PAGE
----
Following the valley road alongside the Rhone to Brig, we ignore the road train and tried to find the road to Simplonpass. The road signs did not help so record  these coordinates taken at the first layby N46°15.029' E008°02.054' Meli wouldn't hear the last of it if she took me to the Alps without letting me play a little on the mountain roads. As it happens, Simplonpass is unchallenging enabling sightseeing as you drive.  

Nepoleon first made Simplonpass a transport route. Modernisation has taken place since the fifties ensuring open all year access. The road has wide carriageways, avalanche tunnels, and plenty of laybys to soak up the breath taking views and thin air. Overnight motorhome parking is permitted at most laybys costing 2ch per person, pay via app.

The 2005m summit has a 9m high stone eagle Swiss army monument, small hotel, café, and good WCs. Camper parking permitted. 

We summited mid-May at 25°C. Deep snow was plentiful and people were cross country skiing. I made do by wading through snow in shorts and crocs, it sounds unpleasant but somehow nicer than cold water swimming. The road was snow free and dry. The road then meanders through a lovely alpine valley into Italy.

Swiss Italian border Saturday

The unmanned Italian boarder is shabby and the road is poorly maintained. Follow the river for 3km to Iselle to the manned border. Expect to be asked if you have ‘Anything to declare?’ We missed all of the signs and the officials had to put their expressos down to stop us.

Crevoladossoia Area di Sosta camper is a good place to stop overnight at 277m. Services and parking free, N46°09.405' E008°18.410'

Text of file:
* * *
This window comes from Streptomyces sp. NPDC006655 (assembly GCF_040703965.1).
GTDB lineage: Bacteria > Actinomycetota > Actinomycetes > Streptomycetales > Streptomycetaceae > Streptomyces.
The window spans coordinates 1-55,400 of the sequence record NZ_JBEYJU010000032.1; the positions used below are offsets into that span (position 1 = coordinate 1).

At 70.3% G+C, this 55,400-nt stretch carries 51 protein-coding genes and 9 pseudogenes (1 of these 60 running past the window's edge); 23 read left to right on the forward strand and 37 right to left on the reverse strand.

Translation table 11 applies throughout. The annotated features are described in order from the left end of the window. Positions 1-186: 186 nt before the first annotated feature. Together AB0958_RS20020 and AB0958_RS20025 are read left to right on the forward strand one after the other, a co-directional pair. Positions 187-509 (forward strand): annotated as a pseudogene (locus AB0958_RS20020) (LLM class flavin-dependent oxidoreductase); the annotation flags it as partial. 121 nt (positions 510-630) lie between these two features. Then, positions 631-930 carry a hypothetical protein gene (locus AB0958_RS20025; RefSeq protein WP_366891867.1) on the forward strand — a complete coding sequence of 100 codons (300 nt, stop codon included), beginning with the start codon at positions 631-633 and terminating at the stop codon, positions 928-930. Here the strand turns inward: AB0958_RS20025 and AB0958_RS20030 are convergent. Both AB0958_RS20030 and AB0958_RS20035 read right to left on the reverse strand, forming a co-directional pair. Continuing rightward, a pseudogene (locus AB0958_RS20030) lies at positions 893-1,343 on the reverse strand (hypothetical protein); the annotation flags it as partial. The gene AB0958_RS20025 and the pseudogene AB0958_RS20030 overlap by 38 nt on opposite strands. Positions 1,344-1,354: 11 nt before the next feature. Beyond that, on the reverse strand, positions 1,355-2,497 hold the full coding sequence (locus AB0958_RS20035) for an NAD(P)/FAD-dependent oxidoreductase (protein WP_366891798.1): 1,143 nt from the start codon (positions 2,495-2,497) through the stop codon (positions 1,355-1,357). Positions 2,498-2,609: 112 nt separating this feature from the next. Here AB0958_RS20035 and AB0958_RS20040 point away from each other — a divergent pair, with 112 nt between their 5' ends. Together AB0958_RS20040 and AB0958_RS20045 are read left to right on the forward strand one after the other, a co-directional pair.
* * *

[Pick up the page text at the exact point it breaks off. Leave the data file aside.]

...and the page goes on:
Beautiful Villages of Italy

Our intended destination was the beautiful borghi village of Orta San Giulio on lake Orta. We arrived on sunny Saturday afternoon and it appeared that everybody had the same idea. Every parking space was occupied and there are no lakeside laybys or out of town parking. Cyclists and motorcyclists were everywhere and we saw far too many crazy overtakes. Pro tip; visit mid week out of season and read our blog Motorhoming in Northern Italy.

Our plan B was Borgomanero Area SostaServices and parking free, N45°41.646' E008°27.390' Borgomanero turns out to be a charming place with a thriving centre and excellent gelato.

We were up with the larks and even more motorcyclists, on Sunday and spend the morning visiting the charming Borgi villages of Morimondo and Cassinetta di Lugagnano, listed in The Most Beautiful Villages of Italy

If you need any parts or accessories, Camping Sport Magenta is a huge camper dealership with an area di Sosta camper. Services and parking free, N45°28.710' E008°53.274'  The accessories shop is like a supermarket having every widget in every possible configuration. We learnt that panel van conversions are as popular in Italy as the rest of Europe.

Caravan Writers Guild Press Trip Fiamma Milan

We headed to the very accommodating 4* Cardano Hotel Malpensa N45°38.546' E008°46.034' near Malpensa Airport to meet up with fellow Caravan Writers Guild members. The Bling Thing fitted in the underground car park with 30cm clearance at the tightest points. Fiamma (flame in Italian) sponsored this press trip. At 5pm we joined Fiamma staff on a coach to Como, the charming lakeside town that Lake Como is named after. We had a tour around town then a boojee evening at Giulietta al Lago getting back to the hotel shortly before midnight. See why we chose to drive.

Monday,  work commenced 9am. Fiamma staff took us to their product showroom and factory. Next their head office factory which has just been impressively expanded. Read more about Fiamma here. We had delicious and extensive multi course lunch at Restaurant I Gelsi N45°39.158' E008°47.005'. We were bussed to Milan, which is overwhelmingly impressive. Having not eaten for 3.5 hours it was time for dinner at Revello-18 N45°28.326' E009°11.031. Once again Fiamma treated us to delicious food and wine. We got back to the hotel just after 11pm. All in a days work.